Tea holds an unrivaled position as the most widely consumed beverage in Iran, where its tradition boasts a rich and fascinating history. When it comes to popularity and consumption, tea overwhelmingly triumphs over coffee in the country.
The Early History of Tea in Iran
The exact time of tea entering Iran is shrouded in mystery. One of Persia’s (and the then-world) greatest scholars and thinkers, Abu Rayhan al-Biruni, mentions tea in his tractate Ketab al-Saydana, written as early as the 11th century. Around the 13th century, tea finds its way into Persia through the Silk Road and the Mongol caravans. By the 17th century, another author mentions tea, mostly as a medicinal herb. It wasn’t until the 19th century that tea turned the tide, becoming a drink of choice for Iran – a position it still retains today.
The Fathers of Tea Tradition in Iran
Two men are credited for the permanent rooting of the tea plant in the culture of Persia. One is called Amir Kabir, a chief minister in the mid-19th century. He received two gift sets with silver samovars – from the French and the Russian government. Seeing its potential, Amir Kabir arranged for a government subsidy to a known craftsman in Isfahan while at the same time granting him the exclusive right to produce samovars.
The other is Mohammad Mirza, also called Kashef al-Saltaneh, an Iranian politician and diplomat. At the end of the 19th century, he served as a Consul general of Iran in British India. While there, he started traveling to tea-producing areas, learning about tea cultivation and processing. In the early 20th century, Kashef Al-Saltaneh managed to mail tea seeds and a book on tea cultivation methods to Iran.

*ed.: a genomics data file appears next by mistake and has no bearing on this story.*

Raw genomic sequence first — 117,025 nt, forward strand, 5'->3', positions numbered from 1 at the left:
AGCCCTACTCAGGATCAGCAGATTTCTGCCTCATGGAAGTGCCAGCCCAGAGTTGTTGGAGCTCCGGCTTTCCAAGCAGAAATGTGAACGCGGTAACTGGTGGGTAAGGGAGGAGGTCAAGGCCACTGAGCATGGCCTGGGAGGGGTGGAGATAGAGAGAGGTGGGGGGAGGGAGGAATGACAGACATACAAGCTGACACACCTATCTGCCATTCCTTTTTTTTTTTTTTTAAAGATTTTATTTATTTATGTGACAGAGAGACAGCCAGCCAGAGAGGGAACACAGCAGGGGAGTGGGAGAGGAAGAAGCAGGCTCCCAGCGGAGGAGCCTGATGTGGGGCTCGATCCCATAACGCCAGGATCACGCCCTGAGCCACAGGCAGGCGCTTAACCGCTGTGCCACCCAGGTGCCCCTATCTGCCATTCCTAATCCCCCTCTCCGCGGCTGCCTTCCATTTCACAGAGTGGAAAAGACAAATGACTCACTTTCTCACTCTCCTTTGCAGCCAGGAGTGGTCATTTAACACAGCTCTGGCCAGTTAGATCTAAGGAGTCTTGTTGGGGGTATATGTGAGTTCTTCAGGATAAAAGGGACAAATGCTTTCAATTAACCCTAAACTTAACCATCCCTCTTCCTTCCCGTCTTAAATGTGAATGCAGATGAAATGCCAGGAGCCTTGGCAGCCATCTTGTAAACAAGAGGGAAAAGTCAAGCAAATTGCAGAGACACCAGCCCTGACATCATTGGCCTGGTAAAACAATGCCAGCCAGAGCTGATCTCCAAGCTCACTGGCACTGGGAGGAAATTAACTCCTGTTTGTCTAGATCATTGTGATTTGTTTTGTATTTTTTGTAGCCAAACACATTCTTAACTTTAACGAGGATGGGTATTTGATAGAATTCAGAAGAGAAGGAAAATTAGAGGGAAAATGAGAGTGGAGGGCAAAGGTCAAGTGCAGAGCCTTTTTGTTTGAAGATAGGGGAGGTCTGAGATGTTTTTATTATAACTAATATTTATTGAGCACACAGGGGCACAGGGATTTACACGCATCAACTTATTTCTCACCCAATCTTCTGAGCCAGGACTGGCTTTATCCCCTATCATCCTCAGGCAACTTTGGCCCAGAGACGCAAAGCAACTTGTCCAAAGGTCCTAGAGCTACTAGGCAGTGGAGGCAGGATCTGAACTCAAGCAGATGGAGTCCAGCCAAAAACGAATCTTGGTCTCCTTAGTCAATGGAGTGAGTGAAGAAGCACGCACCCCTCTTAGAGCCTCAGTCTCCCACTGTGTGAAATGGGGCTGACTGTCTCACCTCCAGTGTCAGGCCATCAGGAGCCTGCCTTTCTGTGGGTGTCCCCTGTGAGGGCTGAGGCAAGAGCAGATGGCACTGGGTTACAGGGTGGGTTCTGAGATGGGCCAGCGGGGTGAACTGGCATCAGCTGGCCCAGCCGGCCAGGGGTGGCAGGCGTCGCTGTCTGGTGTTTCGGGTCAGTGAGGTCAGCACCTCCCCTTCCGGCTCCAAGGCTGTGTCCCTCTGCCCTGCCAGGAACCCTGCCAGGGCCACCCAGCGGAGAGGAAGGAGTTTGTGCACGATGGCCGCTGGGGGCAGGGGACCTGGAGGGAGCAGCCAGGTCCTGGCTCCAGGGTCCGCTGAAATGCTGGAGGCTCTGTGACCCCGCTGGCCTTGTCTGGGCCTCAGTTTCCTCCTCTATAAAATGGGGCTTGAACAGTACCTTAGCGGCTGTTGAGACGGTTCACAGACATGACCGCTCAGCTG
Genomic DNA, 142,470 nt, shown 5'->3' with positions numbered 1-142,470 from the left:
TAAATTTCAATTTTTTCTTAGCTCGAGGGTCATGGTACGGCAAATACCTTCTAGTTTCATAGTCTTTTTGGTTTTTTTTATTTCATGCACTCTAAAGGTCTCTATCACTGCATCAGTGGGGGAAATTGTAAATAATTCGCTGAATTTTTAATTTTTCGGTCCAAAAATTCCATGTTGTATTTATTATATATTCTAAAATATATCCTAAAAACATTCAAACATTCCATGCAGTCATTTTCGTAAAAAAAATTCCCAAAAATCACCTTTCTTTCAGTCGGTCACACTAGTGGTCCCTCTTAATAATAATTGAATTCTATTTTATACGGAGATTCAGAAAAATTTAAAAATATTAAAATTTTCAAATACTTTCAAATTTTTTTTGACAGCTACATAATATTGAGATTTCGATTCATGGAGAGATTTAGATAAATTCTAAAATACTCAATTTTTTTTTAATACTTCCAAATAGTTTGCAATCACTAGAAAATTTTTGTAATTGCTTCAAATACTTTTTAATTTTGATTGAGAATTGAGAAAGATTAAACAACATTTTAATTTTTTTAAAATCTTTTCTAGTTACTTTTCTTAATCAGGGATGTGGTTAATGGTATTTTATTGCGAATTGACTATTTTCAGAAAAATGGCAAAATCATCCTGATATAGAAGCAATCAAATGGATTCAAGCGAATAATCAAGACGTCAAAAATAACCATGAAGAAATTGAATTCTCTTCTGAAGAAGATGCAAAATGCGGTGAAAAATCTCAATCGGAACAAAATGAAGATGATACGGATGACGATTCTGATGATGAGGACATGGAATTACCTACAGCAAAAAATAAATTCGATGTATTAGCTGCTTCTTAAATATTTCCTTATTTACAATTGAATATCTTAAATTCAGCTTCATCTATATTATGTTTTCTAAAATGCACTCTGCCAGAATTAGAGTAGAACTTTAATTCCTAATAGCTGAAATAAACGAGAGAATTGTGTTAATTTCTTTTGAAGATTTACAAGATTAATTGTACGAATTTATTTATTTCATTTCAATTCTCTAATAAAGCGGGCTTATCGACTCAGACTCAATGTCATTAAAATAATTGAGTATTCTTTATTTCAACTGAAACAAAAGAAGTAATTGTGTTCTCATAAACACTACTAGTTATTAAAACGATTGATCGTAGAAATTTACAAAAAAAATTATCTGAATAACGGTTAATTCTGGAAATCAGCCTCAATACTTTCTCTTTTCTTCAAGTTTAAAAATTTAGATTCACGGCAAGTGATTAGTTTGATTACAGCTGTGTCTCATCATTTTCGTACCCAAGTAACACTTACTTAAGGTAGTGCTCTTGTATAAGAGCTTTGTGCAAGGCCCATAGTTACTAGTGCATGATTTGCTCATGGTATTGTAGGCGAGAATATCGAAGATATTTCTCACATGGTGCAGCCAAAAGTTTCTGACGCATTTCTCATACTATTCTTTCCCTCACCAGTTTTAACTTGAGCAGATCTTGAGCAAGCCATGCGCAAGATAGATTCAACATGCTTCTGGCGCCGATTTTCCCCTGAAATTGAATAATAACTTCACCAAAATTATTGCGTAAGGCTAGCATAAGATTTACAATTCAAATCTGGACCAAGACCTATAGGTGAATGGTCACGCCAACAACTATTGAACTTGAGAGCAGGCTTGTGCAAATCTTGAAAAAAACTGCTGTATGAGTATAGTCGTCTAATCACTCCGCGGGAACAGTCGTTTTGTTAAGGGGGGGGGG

Tea Cultivation and Processing in Iran
Today farmers in Iran cultivate tea exclusively in the Caspian provinces. The picking season starts in early April. Women are mostly engaged in fresh tea leaves’ collection. According to the traditional technique, workers first dry the leaves, then roll and cut them. Factory processing involves essentially the same steps, with some stages handled by machines. The tea strips go through a series of strainers for sorting according to size. Fermentation takes place in controlled surroundings. The final drying is done in electric ovens.
Tea Culture and Customs in Iran Today
Today, tea remains the drink of choice for every Iranian. Apart from locally produced, Ceylon black tea (from Sri Lanka), along with Chinese and Indian black teas, are consumed. Many Iranians love to add rose petals, bergamot oil, saffron, cinnamon stick, cloves, cardamom, and coriander seeds to their tea leaves before brewing.
Being a neighboring country, Russia has exerted a significant influence over Iranian tea culture. The classic самовар (samovar) was a staple utensil for brewing tea. To this day, the tulip-shaped glass Iranians drink their tea in is called estakan (from the Russian стакан). Like their neighbors, Iranians sweeten their tea with rock sugar, not mixing sugar directly into the liquid.
Generally, Iranians have also developed their local version of a samovar. It’s similar to a double decker and, used to boil the water and brew the tea.
How to Make and Drink Tea in Iran like a Local
Here are the steps to make and drink tea in Iran like a local:
- Put the water in the samovar, or ketri, to a boil.
- Wash the tea leaves and put them in the teapot or the quri. Add a pinch of rose petals, a cinnamon stick, or some clove seeds, according to your taste.
- Place the teapot over the samovar (the quri over the ketri); cover and let brew for 10-15 minutes.
- Fill about 1/3 of the cup with tea from the teapot (quri), then fill up with boiling water according to taste. Add more water for lighter tea or less for stronger tea.
- Serve tea with rock sugar or sugar cubes. Accompany with dates, dried mulberries, raisins, and dried figs.